scheme can be applied independently on clients and servers. Other scheme can be applied independently on clients and servers. Other
improvements such as Selective Acknowledgements [RFC2018] or large improvements such as Selective Acknowledgements [RFC2018] or large
windows [RFC7323] require a new TCP option or to change the semantics windows [RFC7323] require a new TCP option or to change the semantics
of some fields in the TCP header. These modifications must be of some fields in the TCP header. These modifications must be
deployed on both clients and servers to be actually used on the deployed on both clients and servers to be actually used on the
Internet. Experience with the latter TCP extensions reveals that Internet. Experience with the latter TCP extensions reveals that
their deployment can require many years. Fukuda reports in their deployment can require many years. Fukuda reports in
[Fukuda2011] results of a decade of measurements showing the [Fukuda2011] results of a decade of measurements showing the
deployment of Selective Acknowledgements, Window Scale and TCP deployment of Selective Acknowledgements, Window Scale and TCP
Timestamps. [ANRW17] describes measurements showing that TCP Fast Timestamps. [ANRW17] describes measurements showing that TCP Fast
Open (TFO) [RFC7413] is still not widely deployed. Open (TFO) [RFC7413] is still not widely deployed.
There are some situations where the transport stack used on clients There are some situations where the transport stack used on clients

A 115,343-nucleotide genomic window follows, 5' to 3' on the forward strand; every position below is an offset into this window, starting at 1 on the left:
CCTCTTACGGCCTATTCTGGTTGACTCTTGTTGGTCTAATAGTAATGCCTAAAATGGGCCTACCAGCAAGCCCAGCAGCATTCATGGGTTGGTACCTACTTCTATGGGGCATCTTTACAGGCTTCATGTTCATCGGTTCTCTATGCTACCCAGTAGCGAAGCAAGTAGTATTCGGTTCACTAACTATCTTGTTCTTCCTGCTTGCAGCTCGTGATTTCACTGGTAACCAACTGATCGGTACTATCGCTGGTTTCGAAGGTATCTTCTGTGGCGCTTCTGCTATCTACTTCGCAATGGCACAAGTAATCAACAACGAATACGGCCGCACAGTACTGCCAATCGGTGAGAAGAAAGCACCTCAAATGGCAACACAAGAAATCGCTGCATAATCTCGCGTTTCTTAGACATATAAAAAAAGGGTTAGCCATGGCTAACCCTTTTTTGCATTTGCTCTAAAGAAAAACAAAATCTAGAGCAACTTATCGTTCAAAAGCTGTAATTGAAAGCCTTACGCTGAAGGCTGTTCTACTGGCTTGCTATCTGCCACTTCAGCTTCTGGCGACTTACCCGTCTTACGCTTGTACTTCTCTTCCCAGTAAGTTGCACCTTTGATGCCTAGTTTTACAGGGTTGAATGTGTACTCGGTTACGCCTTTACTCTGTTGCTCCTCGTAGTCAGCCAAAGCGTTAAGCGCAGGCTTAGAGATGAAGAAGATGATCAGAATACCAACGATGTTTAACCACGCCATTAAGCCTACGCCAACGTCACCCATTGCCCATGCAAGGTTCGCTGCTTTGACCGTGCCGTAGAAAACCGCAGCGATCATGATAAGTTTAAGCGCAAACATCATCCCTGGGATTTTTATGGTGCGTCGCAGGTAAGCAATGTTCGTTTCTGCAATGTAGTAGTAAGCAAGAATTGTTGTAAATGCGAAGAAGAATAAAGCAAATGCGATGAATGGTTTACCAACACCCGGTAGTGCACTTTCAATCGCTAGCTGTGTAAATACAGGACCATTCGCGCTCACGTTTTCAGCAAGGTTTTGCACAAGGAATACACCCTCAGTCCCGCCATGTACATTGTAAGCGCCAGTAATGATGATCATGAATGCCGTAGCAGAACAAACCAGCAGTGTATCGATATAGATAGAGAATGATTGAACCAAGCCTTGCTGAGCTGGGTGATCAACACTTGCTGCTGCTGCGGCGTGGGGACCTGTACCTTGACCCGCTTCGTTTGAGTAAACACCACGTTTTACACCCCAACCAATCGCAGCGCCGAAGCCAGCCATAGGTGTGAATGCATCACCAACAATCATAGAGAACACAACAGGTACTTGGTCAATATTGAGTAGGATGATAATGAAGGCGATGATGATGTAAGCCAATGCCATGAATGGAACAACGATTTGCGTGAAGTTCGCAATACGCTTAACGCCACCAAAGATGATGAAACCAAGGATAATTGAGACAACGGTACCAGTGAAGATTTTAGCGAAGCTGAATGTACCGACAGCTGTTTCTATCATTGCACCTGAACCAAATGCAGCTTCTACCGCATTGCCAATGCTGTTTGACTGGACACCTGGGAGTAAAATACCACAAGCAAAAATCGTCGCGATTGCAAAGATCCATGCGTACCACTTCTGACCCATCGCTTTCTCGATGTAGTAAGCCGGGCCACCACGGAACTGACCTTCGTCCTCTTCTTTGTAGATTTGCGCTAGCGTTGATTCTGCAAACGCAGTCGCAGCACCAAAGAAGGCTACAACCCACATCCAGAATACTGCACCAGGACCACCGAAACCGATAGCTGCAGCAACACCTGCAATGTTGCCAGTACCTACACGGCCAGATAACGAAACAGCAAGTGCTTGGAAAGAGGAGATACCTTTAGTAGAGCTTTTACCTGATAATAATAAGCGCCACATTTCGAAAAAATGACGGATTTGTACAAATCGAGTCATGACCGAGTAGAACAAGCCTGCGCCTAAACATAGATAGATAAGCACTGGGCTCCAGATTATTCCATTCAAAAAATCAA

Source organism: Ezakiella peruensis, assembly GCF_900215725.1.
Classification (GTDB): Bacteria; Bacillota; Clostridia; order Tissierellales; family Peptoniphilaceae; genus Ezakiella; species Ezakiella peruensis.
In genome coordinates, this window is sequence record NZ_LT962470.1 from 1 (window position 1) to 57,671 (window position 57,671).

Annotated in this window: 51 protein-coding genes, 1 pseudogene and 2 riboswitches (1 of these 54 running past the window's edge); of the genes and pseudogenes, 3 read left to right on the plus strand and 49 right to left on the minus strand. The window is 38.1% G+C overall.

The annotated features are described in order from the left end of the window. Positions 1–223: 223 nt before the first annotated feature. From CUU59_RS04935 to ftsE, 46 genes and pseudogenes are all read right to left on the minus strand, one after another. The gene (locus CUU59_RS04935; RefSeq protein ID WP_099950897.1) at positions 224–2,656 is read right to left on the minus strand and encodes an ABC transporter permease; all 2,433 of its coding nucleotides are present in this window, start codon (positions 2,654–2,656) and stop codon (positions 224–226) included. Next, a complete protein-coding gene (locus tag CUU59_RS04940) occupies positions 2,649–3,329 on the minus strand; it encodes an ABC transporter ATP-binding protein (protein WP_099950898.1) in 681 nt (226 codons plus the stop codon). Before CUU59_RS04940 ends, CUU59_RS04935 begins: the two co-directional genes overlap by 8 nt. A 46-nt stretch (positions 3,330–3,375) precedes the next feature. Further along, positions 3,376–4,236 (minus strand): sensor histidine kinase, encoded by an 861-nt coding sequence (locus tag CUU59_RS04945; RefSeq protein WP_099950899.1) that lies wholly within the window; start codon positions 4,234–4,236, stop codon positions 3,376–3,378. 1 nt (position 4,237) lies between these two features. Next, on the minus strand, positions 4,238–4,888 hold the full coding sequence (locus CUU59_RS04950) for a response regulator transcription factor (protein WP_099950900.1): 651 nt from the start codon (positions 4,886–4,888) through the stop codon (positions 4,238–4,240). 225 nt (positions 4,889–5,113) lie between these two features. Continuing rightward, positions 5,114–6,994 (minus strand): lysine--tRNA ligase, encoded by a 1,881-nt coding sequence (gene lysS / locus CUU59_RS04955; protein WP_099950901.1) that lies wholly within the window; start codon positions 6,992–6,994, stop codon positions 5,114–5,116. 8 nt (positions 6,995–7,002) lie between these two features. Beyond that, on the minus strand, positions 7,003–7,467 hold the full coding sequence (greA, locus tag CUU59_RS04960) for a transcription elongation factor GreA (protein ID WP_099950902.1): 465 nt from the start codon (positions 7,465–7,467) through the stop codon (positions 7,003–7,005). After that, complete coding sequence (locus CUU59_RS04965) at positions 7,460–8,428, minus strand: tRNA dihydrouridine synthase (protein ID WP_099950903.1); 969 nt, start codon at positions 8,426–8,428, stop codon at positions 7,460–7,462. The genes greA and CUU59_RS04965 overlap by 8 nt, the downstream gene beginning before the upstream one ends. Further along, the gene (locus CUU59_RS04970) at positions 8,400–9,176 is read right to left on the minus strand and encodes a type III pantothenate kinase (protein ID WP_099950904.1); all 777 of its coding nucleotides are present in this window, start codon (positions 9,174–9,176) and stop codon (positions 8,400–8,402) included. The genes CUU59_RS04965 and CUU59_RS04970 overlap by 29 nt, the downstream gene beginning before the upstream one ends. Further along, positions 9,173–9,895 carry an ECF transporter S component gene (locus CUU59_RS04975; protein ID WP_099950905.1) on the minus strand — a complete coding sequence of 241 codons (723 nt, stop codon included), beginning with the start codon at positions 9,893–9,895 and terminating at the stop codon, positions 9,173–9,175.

(resp. servers) can be upgraded at a faster pace than the transport (or servers) can be upgraded at a faster pace than the transport
stack running on servers (resp. clients). In those situations, stack running on servers (or clients). In those situations, clients
clients would typically want to benefit from the features of an would typically want to benefit from the features of an improved
improved transport protocol even if the servers have not yet been transport protocol even if the servers have not yet been upgraded and
upgraded and conversely. Performance Enhancing Proxies [RFC3135], conversely. Performance Enhancing Proxies [RFC3135], and other
and other service functions have been deployed as solutions to service functions have been deployed as solutions to improve TCP
improve TCP performance over links with specific characteristics. performance over links with specific characteristics.
Recent examples of TCP extensions include Multipath TCP [RFC6824] or Recent examples of TCP extensions include Multipath TCP [RFC6824] or
TCPINC [I-D.ietf-tcpinc-tcpcrypt]. Those extensions provide features TCPINC [RFC8548]. Those extensions provide features that are